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Vocabulary Word

Word: latch

Definition: fastening or lock consisting of a movable bar that fits into a notch; V: close with a latch


Sentences Containing 'latch'

0.14Latch.................. 0.10Chalk.................. 0.01Transportation............ 1.40Icarriedagoodpartonmyback.
After the first murder is revealed, Glick and Macri latch on to the protagonists, Robert Langdon and Vittoria Vetra, in their all night search for the antimatter canister cleverly placed to destroy Rome and the Catholic Church.
Also, an internal latch is provided which when triggered will duplicate and retain a copy of the video address so that it can later be read back by the CPU.
And if the devil has a latch-key to get into the admiral's cabin, don't you suppose he can crawl into a porthole?
Baby distracts the worker by dropping some money, and quietly lifts the latch on the kennel, then leaves.
He was the son of Roger Jenyns of Hayes, Middlesex (1636-1693) and his wife Sarah Latch (d 1703), daughter of Joseph Latch.
I had no lock nor bolt but for the desk which held my papers, not even a nail to put over my latch or windows.
I laid my hand upon the latch; and whispering Steerforth to keep close to me, went in.
I saw the door move, and instinctively tried to hold the latch on the outside, to gain a moment's time.
It didn't have an iron latch on the front door, nor a wooden one with a buckskin string, but a brass knob to turn, the same as houses in town.
Ordering my cab to wait, I passed down the steps, worn hollow in the centre by the ceaseless tread of drunken feet; and by the light of a flickering oil-lamp above the door I found the latch and made my way into a long, low room, thick and heavy with the brown opium smoke, and terraced with wooden berths, like the forecastle of an emigrant ship.
The beetle has a symbiotic relationship with at least one species of mite, which is able to latch-on to the beetle's body beneath its hard shell, and remain securely attached when the beetle is burrowing or flying.
The fugitives had cut through the cylindrical ‘dead latch’ of the padlocked cell’s grilled door, possibly with a hacksaw blade, and scaled the relatively low wall of the block.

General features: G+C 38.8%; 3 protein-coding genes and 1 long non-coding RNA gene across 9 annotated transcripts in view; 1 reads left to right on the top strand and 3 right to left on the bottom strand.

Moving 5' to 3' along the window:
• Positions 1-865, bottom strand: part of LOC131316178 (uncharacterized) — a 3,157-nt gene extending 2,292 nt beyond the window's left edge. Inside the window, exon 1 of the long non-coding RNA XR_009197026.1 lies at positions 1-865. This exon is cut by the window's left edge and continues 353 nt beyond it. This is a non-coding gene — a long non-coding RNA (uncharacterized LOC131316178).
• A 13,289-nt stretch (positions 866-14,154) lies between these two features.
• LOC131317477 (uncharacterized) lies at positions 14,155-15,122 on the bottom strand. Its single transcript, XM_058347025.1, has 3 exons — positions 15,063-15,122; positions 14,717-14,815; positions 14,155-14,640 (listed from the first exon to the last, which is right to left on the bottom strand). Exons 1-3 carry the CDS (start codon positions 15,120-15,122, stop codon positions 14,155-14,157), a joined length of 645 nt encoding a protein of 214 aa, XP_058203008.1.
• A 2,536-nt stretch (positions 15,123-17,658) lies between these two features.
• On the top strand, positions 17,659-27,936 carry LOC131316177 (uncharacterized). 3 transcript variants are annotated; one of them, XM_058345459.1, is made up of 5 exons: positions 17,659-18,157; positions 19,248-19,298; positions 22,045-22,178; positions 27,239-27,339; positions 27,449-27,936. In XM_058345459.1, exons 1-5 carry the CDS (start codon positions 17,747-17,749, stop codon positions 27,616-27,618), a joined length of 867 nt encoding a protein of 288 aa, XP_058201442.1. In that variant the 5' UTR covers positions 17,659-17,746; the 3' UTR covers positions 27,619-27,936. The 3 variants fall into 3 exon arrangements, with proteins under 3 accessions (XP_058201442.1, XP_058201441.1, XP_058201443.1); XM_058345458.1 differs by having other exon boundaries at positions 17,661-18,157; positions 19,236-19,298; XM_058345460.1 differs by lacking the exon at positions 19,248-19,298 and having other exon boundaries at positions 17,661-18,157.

The Master at Salem House lifted the latch of one of a number of little black doors that were all alike, and had each a little diamond-paned window on one side, and another little diamond--paned window above; and we went into the little house of one of these poor old women, who was blowing a fire to make a little saucepan boil.
The neck is strong, muscular, and of medium length "with a throat latch slightly deeper than lighter breeds".
The sucker is used to latch onto its host as well as aid in copulation.
The wireline gear might also fail to latch onto the tool, or in the case of a severe failure, might bring only a portion of the tool to the surface.
The worn out steps were old acquaintances of his; he knew better than any one else how to open that weather beaten door with the large headed nail which served to raise the latch within.
Then we started for the house, and I went in the back door--you only have to pull a buckskin latch-string, they don't fasten the doors--but that warn't romantical enough for Tom Sawyer; no way would do him but he must climb up the lightning-rod.
With the advent of integrated circuits in the 1960s, both ROM and its mutable counterpart static RAM were implemented as arrays of transistors in silicon chips; however, a ROM memory cell could be implemented using fewer transistors than an SRAM memory cell, since the latter needs a latch (comprising 5-20 transistors) to retain its contents, while a ROM cell might consist of the absence (logical 0) or presence (logical 1) of one transistor connecting a bit line to a word line.

More Vocab Words

::: chagrin - annoyance and disappointment; vexation (caused by humiliation or injured pride)
::: navigable - (of a body of water) wide and deep enough to allow ships to pass through; (of a ship or aircraft) able to be steered
::: flagrant - conspicuously wicked, bad, or offensive; blatant; outrageous
::: occult - mysterious; secret; supernatural; beyond human comprehension; CF. mysterious to human ?; OP. bare
::: wary - very cautious; watchful
::: foppish - vain about dress and appearance; N. fop: man who takes too much interest in his clothes and appearance
::: irreproachable - beyond reproach; blameless; impeccable; Ex. irreproachable conduct
::: draught - current of air (through a room or to a fire); act of pulling roads; act of swallowing liquid or amount of liquid swallowed at a time
::: odoriferous - giving off an odor
::: unfetter - liberate; free from chains; V. unfetter